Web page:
Starting a business begins with an idea, followed by hours of research and reaching out to people that can help. Having a solid concept, well-researched information and a strong network will set your future business up for success. In this article, we draw from the experiences of the Young Entrepreneur Council members who have shared their invaluable advice on starting a business.

1. Be Your Own Biggest Critic

Ashley Merrill of Lunya suggests that entrepreneurs should take their time and challenge their assumptions to ensure they have a rock-solid idea before fully committing to it. A source advises aspiring business owners to be realistic and cautious about their ventures.

2. Learn How To Market Your Business

Andrew Schrage of Money Crashers Personal Finance emphasizes the importance of marketing skills for entrepreneurs. Beyond social media, it is crucial to learn how to engage face-to-face with potential clients. Forbes highlights the ongoing relevance of in-person networking in the digital age.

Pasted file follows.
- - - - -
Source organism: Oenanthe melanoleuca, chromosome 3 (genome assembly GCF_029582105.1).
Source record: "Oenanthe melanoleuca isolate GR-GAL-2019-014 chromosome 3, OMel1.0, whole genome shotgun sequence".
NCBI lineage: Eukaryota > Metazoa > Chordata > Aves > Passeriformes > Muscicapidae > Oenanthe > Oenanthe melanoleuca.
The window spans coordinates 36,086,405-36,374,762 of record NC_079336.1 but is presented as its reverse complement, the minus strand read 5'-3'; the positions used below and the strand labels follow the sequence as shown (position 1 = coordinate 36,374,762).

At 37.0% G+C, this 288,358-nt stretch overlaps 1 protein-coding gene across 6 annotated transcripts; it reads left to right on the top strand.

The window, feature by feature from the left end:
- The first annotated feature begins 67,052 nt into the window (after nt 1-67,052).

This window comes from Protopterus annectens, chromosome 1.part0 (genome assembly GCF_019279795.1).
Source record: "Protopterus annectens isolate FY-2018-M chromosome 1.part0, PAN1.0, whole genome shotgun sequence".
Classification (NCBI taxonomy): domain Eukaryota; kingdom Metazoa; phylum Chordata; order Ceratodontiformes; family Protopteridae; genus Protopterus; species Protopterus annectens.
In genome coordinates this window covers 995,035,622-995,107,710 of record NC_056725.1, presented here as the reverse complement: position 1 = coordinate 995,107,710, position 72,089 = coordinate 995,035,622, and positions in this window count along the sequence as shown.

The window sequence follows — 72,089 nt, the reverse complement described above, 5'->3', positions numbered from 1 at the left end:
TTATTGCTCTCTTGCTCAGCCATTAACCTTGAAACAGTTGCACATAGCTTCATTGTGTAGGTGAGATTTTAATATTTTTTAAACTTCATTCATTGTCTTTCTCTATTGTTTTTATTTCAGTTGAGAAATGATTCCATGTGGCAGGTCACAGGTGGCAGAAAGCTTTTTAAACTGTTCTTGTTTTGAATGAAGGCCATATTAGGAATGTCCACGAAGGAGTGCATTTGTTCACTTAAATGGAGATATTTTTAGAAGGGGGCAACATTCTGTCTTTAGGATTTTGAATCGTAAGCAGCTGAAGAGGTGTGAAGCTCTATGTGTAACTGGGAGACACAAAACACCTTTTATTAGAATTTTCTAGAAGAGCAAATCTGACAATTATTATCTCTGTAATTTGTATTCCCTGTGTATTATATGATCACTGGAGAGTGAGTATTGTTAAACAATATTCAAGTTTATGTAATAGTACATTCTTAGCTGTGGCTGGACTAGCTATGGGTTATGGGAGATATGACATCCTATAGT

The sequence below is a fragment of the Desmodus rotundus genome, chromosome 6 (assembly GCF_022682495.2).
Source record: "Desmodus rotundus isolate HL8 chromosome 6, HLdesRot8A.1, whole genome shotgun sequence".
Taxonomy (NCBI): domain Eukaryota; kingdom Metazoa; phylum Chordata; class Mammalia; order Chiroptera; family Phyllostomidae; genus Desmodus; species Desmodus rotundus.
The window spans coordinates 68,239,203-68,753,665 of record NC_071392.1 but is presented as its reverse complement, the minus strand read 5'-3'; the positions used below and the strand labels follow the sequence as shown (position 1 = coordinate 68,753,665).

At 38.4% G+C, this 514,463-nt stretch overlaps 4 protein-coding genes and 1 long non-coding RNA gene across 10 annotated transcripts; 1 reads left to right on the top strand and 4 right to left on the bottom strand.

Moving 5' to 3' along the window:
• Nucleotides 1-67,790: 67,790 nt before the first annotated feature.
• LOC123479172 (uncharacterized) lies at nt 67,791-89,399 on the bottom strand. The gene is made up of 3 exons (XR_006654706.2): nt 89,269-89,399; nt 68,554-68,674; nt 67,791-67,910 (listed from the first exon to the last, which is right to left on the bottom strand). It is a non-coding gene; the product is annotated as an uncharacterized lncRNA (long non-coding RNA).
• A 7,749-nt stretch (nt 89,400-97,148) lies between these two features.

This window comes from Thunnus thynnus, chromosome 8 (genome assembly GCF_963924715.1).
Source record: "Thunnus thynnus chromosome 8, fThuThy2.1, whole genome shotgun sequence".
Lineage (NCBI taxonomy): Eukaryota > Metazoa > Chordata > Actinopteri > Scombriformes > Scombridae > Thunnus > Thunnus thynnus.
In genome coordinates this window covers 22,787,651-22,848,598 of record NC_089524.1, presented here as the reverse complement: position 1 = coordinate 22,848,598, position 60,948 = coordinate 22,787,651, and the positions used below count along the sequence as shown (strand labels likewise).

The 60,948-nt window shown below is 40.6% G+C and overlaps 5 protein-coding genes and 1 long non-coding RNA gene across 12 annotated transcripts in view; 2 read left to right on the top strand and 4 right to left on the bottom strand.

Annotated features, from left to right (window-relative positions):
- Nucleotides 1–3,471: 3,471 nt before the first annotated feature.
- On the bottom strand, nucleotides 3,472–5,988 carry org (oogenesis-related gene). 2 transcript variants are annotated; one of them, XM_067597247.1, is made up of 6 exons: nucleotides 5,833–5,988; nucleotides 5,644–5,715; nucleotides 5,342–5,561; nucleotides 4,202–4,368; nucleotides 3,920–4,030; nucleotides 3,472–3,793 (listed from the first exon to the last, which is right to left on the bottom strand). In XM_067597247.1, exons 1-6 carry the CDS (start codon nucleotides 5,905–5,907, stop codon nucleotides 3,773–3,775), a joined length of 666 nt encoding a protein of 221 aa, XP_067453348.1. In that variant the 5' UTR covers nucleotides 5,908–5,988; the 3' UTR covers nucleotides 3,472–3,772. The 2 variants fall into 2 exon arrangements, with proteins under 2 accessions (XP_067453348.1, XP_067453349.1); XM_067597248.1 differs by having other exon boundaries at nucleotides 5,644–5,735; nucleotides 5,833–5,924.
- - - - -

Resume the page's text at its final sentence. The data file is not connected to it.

3. Be Ready To Pivot

Rahul Varshneya of CurveBreak stresses the need for entrepreneurs to adapt to changing market conditions and incorporate feedback from beta users. Constant innovation is key to achieving a product-market fit. Harvard Business Review explains the importance of pivoting in the startup world.

4. Don’t Expect Good Results Overnight

Chelsea Rivera of Honest Paws reminds entrepreneurs to be patient and persistent, as most successful businesses and brands are not created overnight. Inc. lists determination as a vital trait for entrepreneurs.

5. Focus On The MVP

Rachel Beider from PRESS Modern Massage advises businesses to start with a minimum viable product (MVP) before investing significant resources. This allows for quicker feedback and learning. Business News Daily discusses the benefits of the MVP approach.

6. Fail Fast And Often

Blair Thomas of eMerchantBroker encourages entrepreneurs to embrace failure as a valuable lesson, learn from it and move on. Many successful business ideas and companies were built on lessons learned from previous missteps.